Thursday, February 28, 2013

The inherent shallowness of "market-based" arguments against nuclear

In the middle of a lengthy takedown of Taxpayers for Common Sense's recent publicity stunt press release proclaiming their "Golden Fleece" award over the DOE's recent award of $452 million for NRC licensing assistance to B&W to construct a first-of-a-kind SMR at the Clinch River site, +Rod Adams brings up an extremely insightful point almost universally neglected in "market-based" critiques of described subsidies for nuclear energy. Specifically, Rod points out a perverse, unintended regulatory consequence brought on by anti-trust laws addressed by the Price-Anderson Act, which governs financial liability in the event of a nuclear accident. (The whole thing is of course well-worth reading.)

Rod points out:
The shared liability approach [inherent to Price-Anderson], if taken without permission, would violate the anti-trust laws that prevent competitors from cooperating. Price-Anderson’s system rewards the industry for sharing detailed technical information that would normally be carefully protected trade secrets. The nuclear industry’s habit of widely sharing important information and lessons learned from experience is one of the foundations on which its excellent safety record is built.
Price-Anderson liability structure
Image: NRC 
To those unfamiliar with how the Price-Anderson liability law works, the NRC has a helpful fact sheet which explains the basics. Contrary to common portrayal, Price-Anderson does not simply act as an "escape hatch" for financial liability for nuclear reactor operators. Each reactor operator is required to hold private insurance for $375 million per individual unit; after this limit is exceeded, a second tier of insurance from cross-pooling across each operating reactor kicks in - up to $11.6 billion. In other words, the liability structure of Price-Anderson explicitly makes it such that "an accident anywhere is an accident everywhere" - there is a shared financial liability across every operator.

The dispute arises of course as to what happens above the $11.975 billion liability threshold - yet this has never actually been tested. (In fact, after Three Mile Island, the worst nuclear accident in U.S. history, $175 million in funds came solely from the "first tier" - i.e., private insurance). Critics are of course free to make their case that the cap is too low - but it first involves an honest reckoning of what the actual liability structure actually is.

More important however, arguments like this tend to underscore a common problem with many of some of these so-called "market" critiques of nuclear energy - even cursory inspection tends to reveal how thin a paint job has been applied to what is primarily a vehicle for advancing a dogmatic anti-nuclear agenda. (I say this too as someone who is almost always first disposed toward market-based solutions.)

Such a harsh critique comes primarily from the shallowness of the arguments presented - which, like TCS's "Golden Fleece," focus primarily on the seen (i.e., the DOE's licensing assistance) and less so on the unseen (i.e., the flawed NRC licensing process which makes it incredibly difficult for new market entrants to feasibly seek design certification). In other words, the "market-based" aspect is simply invoked as a shallow pretext for one-sided arguments applied solely to nuclear energy, rather than across the entirety of the energy sector.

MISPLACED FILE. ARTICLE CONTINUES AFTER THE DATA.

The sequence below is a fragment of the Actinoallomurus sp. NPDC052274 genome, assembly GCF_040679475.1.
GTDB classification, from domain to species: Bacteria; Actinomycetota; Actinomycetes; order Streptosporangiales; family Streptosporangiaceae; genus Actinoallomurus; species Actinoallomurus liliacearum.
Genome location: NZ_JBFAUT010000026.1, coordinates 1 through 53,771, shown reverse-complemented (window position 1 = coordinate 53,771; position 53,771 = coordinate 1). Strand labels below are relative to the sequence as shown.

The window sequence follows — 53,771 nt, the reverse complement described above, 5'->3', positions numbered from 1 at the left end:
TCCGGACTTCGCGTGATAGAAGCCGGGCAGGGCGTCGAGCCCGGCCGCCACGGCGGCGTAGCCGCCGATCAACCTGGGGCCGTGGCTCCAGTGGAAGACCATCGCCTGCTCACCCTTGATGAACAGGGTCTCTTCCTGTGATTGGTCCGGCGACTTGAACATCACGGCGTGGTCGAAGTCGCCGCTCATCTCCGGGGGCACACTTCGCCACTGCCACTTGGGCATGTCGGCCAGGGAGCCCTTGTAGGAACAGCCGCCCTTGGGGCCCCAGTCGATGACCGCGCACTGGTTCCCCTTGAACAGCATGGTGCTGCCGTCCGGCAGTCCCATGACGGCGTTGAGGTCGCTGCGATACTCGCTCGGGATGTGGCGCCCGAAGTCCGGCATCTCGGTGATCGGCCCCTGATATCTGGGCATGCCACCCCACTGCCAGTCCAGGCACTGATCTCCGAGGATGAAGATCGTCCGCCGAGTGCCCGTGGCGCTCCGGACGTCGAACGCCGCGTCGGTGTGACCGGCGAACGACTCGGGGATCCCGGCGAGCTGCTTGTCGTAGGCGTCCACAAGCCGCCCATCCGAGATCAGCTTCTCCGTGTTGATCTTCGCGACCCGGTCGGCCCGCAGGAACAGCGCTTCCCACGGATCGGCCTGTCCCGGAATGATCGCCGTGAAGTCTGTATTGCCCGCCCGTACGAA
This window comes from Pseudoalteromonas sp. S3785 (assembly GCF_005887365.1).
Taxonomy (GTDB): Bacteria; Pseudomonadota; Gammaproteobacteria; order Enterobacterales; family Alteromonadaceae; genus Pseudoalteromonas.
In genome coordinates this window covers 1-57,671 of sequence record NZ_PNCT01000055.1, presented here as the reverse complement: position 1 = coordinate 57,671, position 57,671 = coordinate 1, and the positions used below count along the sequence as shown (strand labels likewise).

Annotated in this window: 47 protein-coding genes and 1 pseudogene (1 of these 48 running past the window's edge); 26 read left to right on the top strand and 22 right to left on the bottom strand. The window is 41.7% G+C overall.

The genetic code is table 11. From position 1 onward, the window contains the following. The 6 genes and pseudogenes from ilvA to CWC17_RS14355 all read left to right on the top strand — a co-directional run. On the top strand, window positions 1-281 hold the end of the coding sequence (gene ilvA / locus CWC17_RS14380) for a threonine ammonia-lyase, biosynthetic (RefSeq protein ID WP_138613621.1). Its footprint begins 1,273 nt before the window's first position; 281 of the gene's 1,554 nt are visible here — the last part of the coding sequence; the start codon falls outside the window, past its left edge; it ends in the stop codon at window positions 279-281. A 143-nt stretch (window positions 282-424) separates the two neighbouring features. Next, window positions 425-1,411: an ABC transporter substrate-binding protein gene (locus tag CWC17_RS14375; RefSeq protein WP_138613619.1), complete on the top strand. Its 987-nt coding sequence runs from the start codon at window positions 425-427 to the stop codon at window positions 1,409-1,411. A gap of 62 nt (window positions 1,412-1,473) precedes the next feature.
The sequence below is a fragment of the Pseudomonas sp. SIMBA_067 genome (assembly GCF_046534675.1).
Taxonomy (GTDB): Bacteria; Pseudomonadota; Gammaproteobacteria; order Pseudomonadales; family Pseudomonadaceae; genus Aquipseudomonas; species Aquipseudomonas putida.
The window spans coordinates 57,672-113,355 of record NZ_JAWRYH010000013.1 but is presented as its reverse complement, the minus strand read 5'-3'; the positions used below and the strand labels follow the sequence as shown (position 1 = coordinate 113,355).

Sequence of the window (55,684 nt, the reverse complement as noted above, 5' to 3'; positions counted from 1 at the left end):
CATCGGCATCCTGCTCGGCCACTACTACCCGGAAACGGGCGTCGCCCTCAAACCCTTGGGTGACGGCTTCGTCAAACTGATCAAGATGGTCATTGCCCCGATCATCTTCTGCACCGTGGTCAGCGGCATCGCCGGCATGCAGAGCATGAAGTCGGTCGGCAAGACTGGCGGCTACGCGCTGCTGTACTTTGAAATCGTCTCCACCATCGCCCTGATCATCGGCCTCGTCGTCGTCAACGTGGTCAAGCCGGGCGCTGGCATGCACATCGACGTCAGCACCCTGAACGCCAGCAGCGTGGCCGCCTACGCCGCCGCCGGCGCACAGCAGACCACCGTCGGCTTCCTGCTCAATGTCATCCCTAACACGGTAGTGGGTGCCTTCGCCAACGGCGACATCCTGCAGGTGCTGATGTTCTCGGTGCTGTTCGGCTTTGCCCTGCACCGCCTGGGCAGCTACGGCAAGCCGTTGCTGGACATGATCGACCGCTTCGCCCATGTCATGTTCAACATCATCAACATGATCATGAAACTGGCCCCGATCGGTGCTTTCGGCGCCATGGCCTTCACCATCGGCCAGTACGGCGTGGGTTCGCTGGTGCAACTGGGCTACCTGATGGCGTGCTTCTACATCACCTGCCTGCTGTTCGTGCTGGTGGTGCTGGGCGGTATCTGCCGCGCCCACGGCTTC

Thus why I highlight Rod's point: A fair free-market critique of the energy industry - nuclear included - would also look at the barriers erected by government regulation (which in turn are what spur the calls for so-called "subsidies" which free-market groups generally oppose). The perverse consequences of anti-trust regulation from information-sharing are an insightful example of this; likewise there is the issue of the regulatory standard for long-term disposal of nuclear waste. For example, a geologic repository for permanent disposal of nuclear waste is required to meet a standard of no more than 10 mrem/year exposure to the public over 10,000 years, followed by 100 mrem/year up to 1 million years. (How one evaluates these begins to leave the realm of engineering and move more into the realm of divination...) To give some perspective - this involves a protection standard equivalent to less than 5% of the average background dose one receives from natural sources over the initial post-closure period, and less than 30% in the million-year period. To put it in more familiar terms, this corresponds maximum exposure equivalent to 1 chest x-ray per year in the first 10,000 years, followed by half the dose from a head CT scan (and 1/10th the dose of a whole-body CT scan) over the next 990,000 years. (Discharges from nuclear plants are regulated still more strictly, at 0.3 mrem per year maximum - less than a standard dental x-ray.)

Ask yourself this - when is the last time you've heard of a coal or natural gas facility being required to sequester their toxic wastes from the public in near-perpetuity? (Likewise even with toxic heavy metal wastes incident to the production of solar panels). How many other facilities are required to pay hourly costs for regulators evaluating license applications (much less put in the encyclopedic licensing applications to begin with)?

The point here is not simply to complain or to justify any special treatment on the part of the nuclear industry - but it does provoke a question of why more so-called "market advocates" in energy only look at one side of the coin. A deeper (and more insightful) analysis would consider the inherent barriers erected as well - including the perverse consequences of features like anti-trust regulations and unequal applications of standards for risk exposure across different energy-producing industries - rather than  cherry-picking analysis we're typically treated to presently - thin gruel, indeed.